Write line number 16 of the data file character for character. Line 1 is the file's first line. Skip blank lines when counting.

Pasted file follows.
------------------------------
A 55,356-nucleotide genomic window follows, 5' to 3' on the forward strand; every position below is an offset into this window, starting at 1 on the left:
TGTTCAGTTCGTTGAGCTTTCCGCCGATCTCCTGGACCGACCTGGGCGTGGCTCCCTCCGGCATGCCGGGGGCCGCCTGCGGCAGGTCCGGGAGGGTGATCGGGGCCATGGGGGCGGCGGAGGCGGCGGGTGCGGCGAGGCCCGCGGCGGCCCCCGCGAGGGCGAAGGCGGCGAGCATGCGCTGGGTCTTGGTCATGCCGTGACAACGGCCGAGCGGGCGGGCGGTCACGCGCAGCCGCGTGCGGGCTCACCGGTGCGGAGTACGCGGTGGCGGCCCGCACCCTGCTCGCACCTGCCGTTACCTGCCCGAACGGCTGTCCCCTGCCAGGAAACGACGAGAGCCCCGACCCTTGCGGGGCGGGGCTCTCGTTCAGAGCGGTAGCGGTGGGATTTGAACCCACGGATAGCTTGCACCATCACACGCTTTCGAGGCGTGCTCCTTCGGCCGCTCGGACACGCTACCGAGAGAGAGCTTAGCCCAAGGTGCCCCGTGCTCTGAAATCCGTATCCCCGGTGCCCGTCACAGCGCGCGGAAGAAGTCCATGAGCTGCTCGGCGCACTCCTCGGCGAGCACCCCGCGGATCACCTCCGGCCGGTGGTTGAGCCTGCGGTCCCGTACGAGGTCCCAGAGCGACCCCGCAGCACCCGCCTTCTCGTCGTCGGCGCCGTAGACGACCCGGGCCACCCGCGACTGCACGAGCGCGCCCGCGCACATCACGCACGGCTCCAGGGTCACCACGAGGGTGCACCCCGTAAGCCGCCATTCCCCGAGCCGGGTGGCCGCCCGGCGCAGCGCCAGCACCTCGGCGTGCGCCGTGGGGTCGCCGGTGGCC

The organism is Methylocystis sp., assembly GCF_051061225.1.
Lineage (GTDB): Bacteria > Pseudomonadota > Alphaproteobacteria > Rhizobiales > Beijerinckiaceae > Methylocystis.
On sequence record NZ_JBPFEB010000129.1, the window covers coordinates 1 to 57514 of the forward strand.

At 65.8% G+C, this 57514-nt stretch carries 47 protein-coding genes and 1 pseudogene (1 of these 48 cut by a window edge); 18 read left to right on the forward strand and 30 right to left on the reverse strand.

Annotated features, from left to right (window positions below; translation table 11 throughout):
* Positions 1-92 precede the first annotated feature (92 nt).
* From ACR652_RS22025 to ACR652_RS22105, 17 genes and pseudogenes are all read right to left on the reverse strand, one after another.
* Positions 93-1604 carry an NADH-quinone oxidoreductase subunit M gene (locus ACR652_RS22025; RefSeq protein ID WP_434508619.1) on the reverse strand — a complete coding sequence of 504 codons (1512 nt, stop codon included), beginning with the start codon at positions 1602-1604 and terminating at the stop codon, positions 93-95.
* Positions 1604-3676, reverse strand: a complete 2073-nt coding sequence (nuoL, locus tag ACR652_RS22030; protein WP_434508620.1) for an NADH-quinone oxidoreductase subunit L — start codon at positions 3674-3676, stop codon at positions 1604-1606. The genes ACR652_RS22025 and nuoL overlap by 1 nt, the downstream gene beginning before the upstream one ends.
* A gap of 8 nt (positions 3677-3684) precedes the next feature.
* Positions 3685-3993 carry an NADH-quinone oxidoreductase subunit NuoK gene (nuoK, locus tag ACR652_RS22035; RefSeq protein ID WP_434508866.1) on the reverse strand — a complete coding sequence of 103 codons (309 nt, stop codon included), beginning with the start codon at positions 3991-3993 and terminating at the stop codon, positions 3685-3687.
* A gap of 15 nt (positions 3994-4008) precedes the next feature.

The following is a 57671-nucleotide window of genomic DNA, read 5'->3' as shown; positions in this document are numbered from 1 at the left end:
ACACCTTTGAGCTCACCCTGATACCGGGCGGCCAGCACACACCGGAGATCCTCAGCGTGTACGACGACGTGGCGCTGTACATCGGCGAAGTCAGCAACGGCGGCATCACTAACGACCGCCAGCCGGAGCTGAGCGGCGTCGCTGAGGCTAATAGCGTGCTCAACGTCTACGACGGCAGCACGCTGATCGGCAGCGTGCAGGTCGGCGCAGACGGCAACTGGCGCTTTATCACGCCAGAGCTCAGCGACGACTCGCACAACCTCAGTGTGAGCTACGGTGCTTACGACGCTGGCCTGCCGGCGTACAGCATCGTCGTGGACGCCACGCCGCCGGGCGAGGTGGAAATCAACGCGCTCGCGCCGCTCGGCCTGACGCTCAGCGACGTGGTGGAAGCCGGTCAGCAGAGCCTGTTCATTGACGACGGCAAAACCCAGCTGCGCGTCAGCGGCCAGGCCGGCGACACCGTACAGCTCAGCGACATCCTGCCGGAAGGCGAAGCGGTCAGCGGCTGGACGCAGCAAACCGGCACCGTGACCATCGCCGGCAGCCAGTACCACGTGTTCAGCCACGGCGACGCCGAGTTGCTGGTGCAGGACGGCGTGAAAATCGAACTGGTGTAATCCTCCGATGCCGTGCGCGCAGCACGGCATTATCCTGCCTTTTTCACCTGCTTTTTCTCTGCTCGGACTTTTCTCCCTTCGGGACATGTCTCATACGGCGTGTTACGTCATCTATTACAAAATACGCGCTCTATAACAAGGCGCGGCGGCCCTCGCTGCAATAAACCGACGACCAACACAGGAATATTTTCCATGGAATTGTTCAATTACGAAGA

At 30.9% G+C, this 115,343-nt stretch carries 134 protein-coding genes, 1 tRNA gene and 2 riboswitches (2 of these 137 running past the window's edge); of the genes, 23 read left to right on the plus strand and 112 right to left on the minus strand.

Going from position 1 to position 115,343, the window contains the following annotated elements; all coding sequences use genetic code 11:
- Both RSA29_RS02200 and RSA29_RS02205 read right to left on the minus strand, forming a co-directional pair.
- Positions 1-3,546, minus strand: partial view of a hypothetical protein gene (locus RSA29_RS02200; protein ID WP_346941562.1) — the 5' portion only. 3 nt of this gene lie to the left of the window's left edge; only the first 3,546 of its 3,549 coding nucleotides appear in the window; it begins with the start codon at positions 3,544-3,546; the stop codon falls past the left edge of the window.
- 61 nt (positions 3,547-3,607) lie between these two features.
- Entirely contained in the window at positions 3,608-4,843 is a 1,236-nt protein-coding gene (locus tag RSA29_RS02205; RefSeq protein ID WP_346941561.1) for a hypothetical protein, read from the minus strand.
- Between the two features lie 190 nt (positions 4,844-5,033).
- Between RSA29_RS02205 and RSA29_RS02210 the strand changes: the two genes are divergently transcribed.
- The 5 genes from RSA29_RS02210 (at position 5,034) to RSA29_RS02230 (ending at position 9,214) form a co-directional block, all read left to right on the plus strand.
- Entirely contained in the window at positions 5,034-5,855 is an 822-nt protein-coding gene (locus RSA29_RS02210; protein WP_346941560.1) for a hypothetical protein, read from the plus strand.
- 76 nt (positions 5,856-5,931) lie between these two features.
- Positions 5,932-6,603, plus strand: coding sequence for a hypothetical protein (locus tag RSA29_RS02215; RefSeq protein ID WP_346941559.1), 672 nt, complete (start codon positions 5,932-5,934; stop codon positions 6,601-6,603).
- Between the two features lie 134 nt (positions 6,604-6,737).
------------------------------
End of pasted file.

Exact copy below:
ACACCTTTGAGCTCACCCTGATACCGGGCGGCCAGCACACACCGGAGATCCTCAGCGTGTACGACGACGTGGCGCTGTACATCGGCGAAGTCAGCAACGGCGGCATCACTAACGACCGCCAGCCGGAGCTGAGCGGCGTCGCTGAGGCTAATAGCGTGCTCAACGTCTACGACGGCAGCACGCTGATCGGCAGCGTGCAGGTCGGCGCAGACGGCAACTGGCGCTTTATCACGCCAGAGCTCAGCGACGACTCGCACAACCTCAGTGTGAGCTACGGTGCTTACGACGCTGGCCTGCCGGCGTACAGCATCGTCGTGGACGCCACGCCGCCGGGCGAGGTGGAAATCAACGCGCTCGCGCCGCTCGGCCTGACGCTCAGCGACGTGGTGGAAGCCGGTCAGCAGAGCCTGTTCATTGACGACGGCAAAACCCAGCTGCGCGTCAGCGGCCAGGCCGGCGACACCGTACAGCTCAGCGACATCCTGCCGGAAGGCGAAGCGGTCAGCGGCTGGACGCAGCAAACCGGCACCGTGACCATCGCCGGCAGCCAGTACCACGTGTTCAGCCACGGCGACGCCGAGTTGCTGGTGCAGGACGGCGTGAAAATCGAACTGGTGTAATCCTCCGATGCCGTGCGCGCAGCACGGCATTATCCTGCCTTTTTCACCTGCTTTTTCTCTGCTCGGACTTTTCTCCCTTCGGGACATGTCTCATACGGCGTGTTACGTCATCTATTACAAAATACGCGCTCTATAACAAGGCGCGGCGGCCCTCGCTGCAATAAACCGACGACCAACACAGGAATATTTTCCATGGAATTGTTCAATTACGAAGA